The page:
Mar. 3, 2015 | By Alec

While so many of us dream about it, metal 3D printing is still everything but an affordable consumer technology. In fact, high-quality metal printing is hardly even a ‘prosumer’ technology for small businesses and start-ups, as decent machines easily cost thousands of dollars. Fortunately, all that is about to change thanks to the incredible efforts of David Hartkop. While under development for several years now, his clever Mini Metal Maker, that essentially uses FDM 3D printing technology to make high-quality metal objects, is finally ready for mass-production.

Of course, the very idea that metal can be extruded like hot plastic sounds unrealistic, but David has come up with a very clever solution that combines the wonderful qualities of metal with the relatively low-cost properties of FDM 3D printing. Basically, his machine combines what is known as Precious Metal Clays (or PMC) with FDM 3D printing. His machine extrudes the metal clay just like a ceramic 3D printer extrudes regular clay, but this metal clay is essentially a blended liquid paste of metal parts with a consistency comparable to plastic filament. It’s thick enough to hold its shape when extruded, but liquid enough to fuse together when drying.

Unlike most professional-grade metal 3D printers, the objects made with the Mini Metal Maker will have to be fired up in a pottery kiln (heated to 1550˚F or  600˚C-900˚C) after drying and fusing to remove all the organic binders in the paste, but the result is great. It leaves behind the high-purity metal in the original shape it was printed in, though it slightly shrinks by 12-20%, depending on the metal and the heat used. Those objects can then be handled like any other metal components, including bending, filing, drilling and polishing to shining perfection. They can also conduct electricity and withstand higher wear than any plastic 3D printed counterpart. In short, it means no lasers, just a small electric kiln and an FDM 3D printer. Furthermore, the metal clay principle can be used to produce objects in sterling silver, gold, copper, brass, bronze, iron and steel.

The concept itself is brilliant, and it’s not difficult to image all the practical applications it can be used for. As David himself said, "It is the only fully self-contained 3D printer designed specifically for metal clay materials. This 3D printer is the perfect addition to your jewelry studio or maker workshop. […]It will be a boon for anyone interested in creating custom printing jewelry and metal ornaments. It can also be used to produce small metal parts such as gears, clips, and bushings."

However, it has taken a while to become practical. As you might recall, the Mini Metal Maker first launched on Indiegogo in late 2013, in order to raise enough money to complete the prototyping and development stages. While more complicated than originally anticipated – some problems arose with the clay, the software and the fragile build plates – all of those stages were successfully completed and everyone backing that original campaign has now also received their very early bird Mini Metal Makers.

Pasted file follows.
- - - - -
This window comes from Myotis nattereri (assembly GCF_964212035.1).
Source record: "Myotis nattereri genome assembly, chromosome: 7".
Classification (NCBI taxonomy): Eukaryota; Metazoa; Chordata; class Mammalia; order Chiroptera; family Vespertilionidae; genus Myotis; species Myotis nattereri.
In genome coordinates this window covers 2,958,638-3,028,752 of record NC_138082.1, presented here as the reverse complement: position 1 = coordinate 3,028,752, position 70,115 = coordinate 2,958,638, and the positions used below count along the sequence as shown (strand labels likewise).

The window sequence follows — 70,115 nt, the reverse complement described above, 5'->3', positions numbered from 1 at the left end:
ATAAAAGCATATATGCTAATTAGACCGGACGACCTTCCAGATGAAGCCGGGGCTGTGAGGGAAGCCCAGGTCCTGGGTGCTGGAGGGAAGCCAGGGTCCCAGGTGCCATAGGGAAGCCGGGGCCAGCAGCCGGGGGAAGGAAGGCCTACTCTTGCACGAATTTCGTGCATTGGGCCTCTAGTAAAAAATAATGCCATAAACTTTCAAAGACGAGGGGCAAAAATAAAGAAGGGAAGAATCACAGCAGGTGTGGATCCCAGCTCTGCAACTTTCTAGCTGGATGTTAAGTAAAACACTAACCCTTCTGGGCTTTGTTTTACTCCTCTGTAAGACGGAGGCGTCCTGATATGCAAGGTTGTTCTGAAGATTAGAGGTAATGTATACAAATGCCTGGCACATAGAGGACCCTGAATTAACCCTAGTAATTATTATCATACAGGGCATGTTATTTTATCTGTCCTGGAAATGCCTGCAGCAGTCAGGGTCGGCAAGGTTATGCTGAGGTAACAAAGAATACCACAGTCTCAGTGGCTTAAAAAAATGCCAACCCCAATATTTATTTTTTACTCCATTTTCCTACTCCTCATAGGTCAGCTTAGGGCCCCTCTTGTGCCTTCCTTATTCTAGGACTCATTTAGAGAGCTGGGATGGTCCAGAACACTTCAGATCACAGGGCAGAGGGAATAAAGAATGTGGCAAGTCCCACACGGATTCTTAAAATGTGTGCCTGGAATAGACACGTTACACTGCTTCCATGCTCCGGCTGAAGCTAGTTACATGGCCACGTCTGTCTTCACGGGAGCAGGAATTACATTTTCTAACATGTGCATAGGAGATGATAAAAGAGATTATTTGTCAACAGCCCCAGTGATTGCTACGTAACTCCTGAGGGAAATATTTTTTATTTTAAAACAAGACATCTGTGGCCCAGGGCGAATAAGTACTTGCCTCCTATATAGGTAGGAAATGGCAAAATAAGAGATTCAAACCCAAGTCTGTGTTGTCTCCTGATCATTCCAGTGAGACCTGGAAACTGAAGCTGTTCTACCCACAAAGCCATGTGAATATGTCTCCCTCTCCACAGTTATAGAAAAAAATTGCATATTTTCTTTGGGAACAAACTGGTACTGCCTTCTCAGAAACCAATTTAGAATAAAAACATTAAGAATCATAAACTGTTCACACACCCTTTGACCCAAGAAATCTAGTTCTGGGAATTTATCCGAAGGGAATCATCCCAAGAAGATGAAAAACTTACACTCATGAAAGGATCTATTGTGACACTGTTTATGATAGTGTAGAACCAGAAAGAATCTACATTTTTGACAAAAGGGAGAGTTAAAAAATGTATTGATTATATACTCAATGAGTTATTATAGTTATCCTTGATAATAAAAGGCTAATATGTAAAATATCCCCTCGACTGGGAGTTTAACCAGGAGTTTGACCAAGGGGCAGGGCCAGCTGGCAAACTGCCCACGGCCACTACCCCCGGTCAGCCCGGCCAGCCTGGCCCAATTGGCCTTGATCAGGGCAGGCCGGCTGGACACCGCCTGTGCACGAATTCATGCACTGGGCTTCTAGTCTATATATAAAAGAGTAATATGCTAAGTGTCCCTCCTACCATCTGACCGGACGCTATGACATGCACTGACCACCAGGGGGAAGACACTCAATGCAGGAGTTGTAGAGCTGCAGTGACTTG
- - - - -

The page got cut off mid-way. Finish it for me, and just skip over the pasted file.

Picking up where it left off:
The first round of succesfully produced Mini Metal Makers.

During that process, it has also become a much like a typical desktop FDM 3D printer, but then one that extrudes metal clay. The printer itself is 23 cm x 30 cm x 46 cm big. It’s print bed is currently sized at 8 x 8 x 8 cm, and is capable of 3D printing with a resolution of 10 (XY) by 2 (Z) microns. Its extrusion resolution is a decent 250 micron traces with 22 ga. Nozzle. And, just like any printer, it connects to a computer via USB ports and its files are prepared like any for an FDM printer. Its filament is being produced by Metal Adventuresto in collaboration with Mini Metal Maker, and will be available through the Mini Metal Maker website. Really the only difference is the kiln, which needs to be placed in a well-ventilated area.

 

David and Lindsay Hartkop, creators of the Mini Metal Maker

David and his team are now following up on that initial production round to take the Mini Metal Maker into mass production. "We developed it from a wooden proof-of-concept to a sturdy production-ready machine. We have made some excellent industrial manufacturing contacts and set up a relationship with a metal clay manufacturer," David tells us. "That done, we are poised to finally release the Mini Metal Maker this year."

Through this new round of crowdfunding, David and his teams hope to raise the substantial sum of $150,000 by 15 April 2015. While an ambitious amount, you have to remember that (unlike many crowdfunding projects) most of the actual work has already been done, and these Mini Metal Makers are therefore ready to ship by October 2015. A pledge of $2100 will be enough to get your hands on one of them yourself, meaning that about 71 pledges will be enough to successfully complete the crowdfunding campaign. But, as David already stated, "Regardless of the funds we raise through this campaign, we will continue moving toward this goal. Bottom line: if your contribution is for $2100USD or above, you will receive a Mini Metal Maker."

In short, David means business and the Mini Metal Maker is definitely coming this year. Metal 3D printing is finally coming to the masses. 

 

 

Posted in 3D Printers

 

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Ram3D wrote at 3/3/2015 3:39:03 PM:

Pretty freaking amazing!



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